(Title stolen from Sagramore)
When it comes to blogging, I tend to eschew posts recounting my personal life and activities. For one, I believe my life to be far from interesting. Unlike Sagramore, I do not live abroad, nor am I engaged in some grand life experience. My days are largely uneventful affairs revolving around legal research and legal school work, and I doubt such things are engaging to people outside of the profession. For another, there is some part of me that cleaves to the idea that posts must be about something, and that a record of my daily doings does not provide insightful commentary on the nature of life, the universe, and everything.
Nevertheless, I find myself enamored by the posts of my friend EmLem (who guest spots on the podcast as Cookie, and who also lives in Japan), even though they are personal and I cannot wholly relate to teaching English in Japan. Her style is somewhat colloquial, in that she writes much as one would speak, but there is strong compositional control behind it, so that the posts have a proper flow and craft to them, and are not merely the ramblings of someone putting thoughts on the page. (At times I envy that style tremendously. There is an artificiality to my own mode that I often resent. Perhaps that is the quasi-poet in me, who strives for rhythmical and grammatical balance above straightforwardness and clarity.) She also has a deft hand at interweaving more universal themes into her posts, which is why I enjoy them, though I am not a JET. In short, you should read her blog.
So inspired, and armed with the knowledge that perhaps personal blogging can in fact be about something, (not to mention such posts are a cathartic experience,) I think it worthwhile to try my hand at it. Today, after all, was not a normal day, and it was most definitely about something.
Today I participated in mediation to try to settle one of Dad’s cases. I say participate, but the truth is that I listened, and observed, and made a point to not become involved. Once or twice I was asked my opinion about the merits of settling for a certain amount, and I was flattered that Dad and Michie (Dad’s partner) valued my opinion, but each time I refused to answer, out of fear of my own inexperience and imperfect knowledge of the issues and facts of the case. But I was there in the room with the lawyers, the mediator, and the client, and I learned the ins and outs of mediation, at least from the plaintiff’s perspective, and I felt like I belonged.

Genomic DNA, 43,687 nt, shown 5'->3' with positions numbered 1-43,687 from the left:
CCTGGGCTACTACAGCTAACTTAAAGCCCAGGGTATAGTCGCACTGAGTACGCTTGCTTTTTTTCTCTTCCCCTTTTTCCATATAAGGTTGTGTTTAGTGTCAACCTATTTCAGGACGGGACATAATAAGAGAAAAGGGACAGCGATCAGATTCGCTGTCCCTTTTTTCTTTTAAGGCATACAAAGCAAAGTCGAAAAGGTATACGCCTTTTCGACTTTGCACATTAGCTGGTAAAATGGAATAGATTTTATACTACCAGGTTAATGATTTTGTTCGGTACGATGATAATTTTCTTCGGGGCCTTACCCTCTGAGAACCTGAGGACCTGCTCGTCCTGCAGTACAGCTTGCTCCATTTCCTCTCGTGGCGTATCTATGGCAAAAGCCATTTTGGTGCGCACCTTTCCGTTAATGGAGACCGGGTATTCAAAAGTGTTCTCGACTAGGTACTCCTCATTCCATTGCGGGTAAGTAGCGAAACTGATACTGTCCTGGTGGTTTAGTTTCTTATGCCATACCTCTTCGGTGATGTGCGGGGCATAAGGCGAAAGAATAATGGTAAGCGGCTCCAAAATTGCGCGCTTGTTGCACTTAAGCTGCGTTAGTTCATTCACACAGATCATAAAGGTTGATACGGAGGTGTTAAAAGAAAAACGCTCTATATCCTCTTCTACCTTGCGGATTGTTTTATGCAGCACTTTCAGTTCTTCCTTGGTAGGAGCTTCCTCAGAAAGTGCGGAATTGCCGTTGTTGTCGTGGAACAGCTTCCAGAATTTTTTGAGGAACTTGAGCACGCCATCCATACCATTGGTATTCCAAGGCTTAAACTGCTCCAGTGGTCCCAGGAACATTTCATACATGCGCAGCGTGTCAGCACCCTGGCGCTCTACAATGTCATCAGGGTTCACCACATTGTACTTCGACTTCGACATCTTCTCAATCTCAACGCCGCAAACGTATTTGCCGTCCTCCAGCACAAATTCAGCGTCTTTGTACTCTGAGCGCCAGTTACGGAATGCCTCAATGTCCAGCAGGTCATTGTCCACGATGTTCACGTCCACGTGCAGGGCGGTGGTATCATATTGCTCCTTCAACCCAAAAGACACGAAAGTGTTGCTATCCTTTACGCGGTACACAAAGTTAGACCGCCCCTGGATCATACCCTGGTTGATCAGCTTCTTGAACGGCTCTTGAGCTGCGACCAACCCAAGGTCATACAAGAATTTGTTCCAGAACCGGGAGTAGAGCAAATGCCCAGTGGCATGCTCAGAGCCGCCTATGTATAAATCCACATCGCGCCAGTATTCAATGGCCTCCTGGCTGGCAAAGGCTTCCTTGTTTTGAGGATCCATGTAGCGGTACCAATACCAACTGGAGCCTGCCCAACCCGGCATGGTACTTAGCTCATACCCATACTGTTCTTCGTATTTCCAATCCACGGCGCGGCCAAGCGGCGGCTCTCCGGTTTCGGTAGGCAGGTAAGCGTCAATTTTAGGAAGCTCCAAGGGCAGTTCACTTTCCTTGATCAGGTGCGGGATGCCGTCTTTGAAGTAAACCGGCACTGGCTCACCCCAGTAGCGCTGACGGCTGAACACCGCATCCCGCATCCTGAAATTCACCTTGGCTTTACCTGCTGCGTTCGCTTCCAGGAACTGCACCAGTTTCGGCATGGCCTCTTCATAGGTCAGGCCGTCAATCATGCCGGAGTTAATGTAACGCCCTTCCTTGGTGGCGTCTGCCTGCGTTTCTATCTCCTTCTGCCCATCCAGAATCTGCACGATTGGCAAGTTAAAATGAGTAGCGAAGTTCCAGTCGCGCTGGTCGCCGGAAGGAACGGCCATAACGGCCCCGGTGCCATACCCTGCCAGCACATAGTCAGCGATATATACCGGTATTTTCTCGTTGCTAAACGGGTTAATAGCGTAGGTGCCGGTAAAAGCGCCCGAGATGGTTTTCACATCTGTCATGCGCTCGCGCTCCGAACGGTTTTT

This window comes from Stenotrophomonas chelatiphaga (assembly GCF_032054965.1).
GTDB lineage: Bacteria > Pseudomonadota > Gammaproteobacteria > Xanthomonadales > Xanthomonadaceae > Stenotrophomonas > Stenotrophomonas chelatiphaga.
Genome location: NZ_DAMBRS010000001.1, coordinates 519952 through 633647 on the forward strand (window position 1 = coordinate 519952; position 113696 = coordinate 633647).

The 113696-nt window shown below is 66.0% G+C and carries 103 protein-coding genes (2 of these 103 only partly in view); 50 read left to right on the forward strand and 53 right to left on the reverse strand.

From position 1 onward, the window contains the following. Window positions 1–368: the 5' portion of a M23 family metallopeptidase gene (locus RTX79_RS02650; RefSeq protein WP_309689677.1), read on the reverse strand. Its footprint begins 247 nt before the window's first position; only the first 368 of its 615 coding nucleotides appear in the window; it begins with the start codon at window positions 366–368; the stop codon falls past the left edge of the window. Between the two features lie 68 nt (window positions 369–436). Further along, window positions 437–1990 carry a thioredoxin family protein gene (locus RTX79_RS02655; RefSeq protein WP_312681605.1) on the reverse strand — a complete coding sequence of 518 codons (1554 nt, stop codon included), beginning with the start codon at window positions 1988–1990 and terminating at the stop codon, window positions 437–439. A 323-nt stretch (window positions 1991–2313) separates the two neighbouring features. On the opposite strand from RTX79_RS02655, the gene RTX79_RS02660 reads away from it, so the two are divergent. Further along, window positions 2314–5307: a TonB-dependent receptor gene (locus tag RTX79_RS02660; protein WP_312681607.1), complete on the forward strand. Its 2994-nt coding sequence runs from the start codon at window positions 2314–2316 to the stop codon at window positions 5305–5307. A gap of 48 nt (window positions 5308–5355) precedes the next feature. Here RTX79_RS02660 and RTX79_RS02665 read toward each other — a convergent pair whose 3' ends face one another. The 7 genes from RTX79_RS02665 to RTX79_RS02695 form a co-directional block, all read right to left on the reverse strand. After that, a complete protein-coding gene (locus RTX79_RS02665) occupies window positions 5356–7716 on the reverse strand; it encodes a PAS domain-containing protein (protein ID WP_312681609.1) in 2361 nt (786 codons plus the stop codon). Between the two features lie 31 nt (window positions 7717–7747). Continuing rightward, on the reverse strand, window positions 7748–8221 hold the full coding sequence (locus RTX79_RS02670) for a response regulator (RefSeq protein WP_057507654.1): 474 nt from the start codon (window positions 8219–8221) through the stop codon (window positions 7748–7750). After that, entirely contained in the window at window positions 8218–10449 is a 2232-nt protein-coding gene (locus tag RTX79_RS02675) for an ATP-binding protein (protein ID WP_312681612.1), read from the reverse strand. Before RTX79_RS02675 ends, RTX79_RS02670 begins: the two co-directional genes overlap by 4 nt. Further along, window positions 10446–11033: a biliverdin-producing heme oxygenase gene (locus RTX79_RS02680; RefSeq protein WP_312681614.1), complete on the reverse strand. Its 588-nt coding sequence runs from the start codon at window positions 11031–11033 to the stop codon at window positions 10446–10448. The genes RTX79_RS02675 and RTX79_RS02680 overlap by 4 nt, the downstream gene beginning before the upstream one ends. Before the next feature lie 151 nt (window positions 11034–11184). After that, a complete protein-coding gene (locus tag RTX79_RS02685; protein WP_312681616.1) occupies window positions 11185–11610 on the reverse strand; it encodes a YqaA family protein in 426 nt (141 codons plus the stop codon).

The facts of the case itself I cannot reveal, nor do I think they are relevant. It is enough to know that we represent the plaintiff, and that she is suing for an injury, and that the defendant has denied any liability.
The mediation took place at a lawyer’s office on 2nd Avenue, in a building that looked like it had been built shortly after the Civil War. Inside it had been renovated, probably in the 60s, so it looked modern, but everything was weighed down by the wear and age that accumulates over fifty years. The suite itself was large, with a conference room, several meeting rooms, and about four offices. These rooms and offices were tastefully decorated and had a lived-in feel, which itself was odd because only one lawyer, our mediator, now uses the suite. He sits at the desk by the front door, where once I imagine a secretary sat clicking away on a typewriter, and the rest of the rooms, when not occupied by mediating parties, are used only by memories and specters.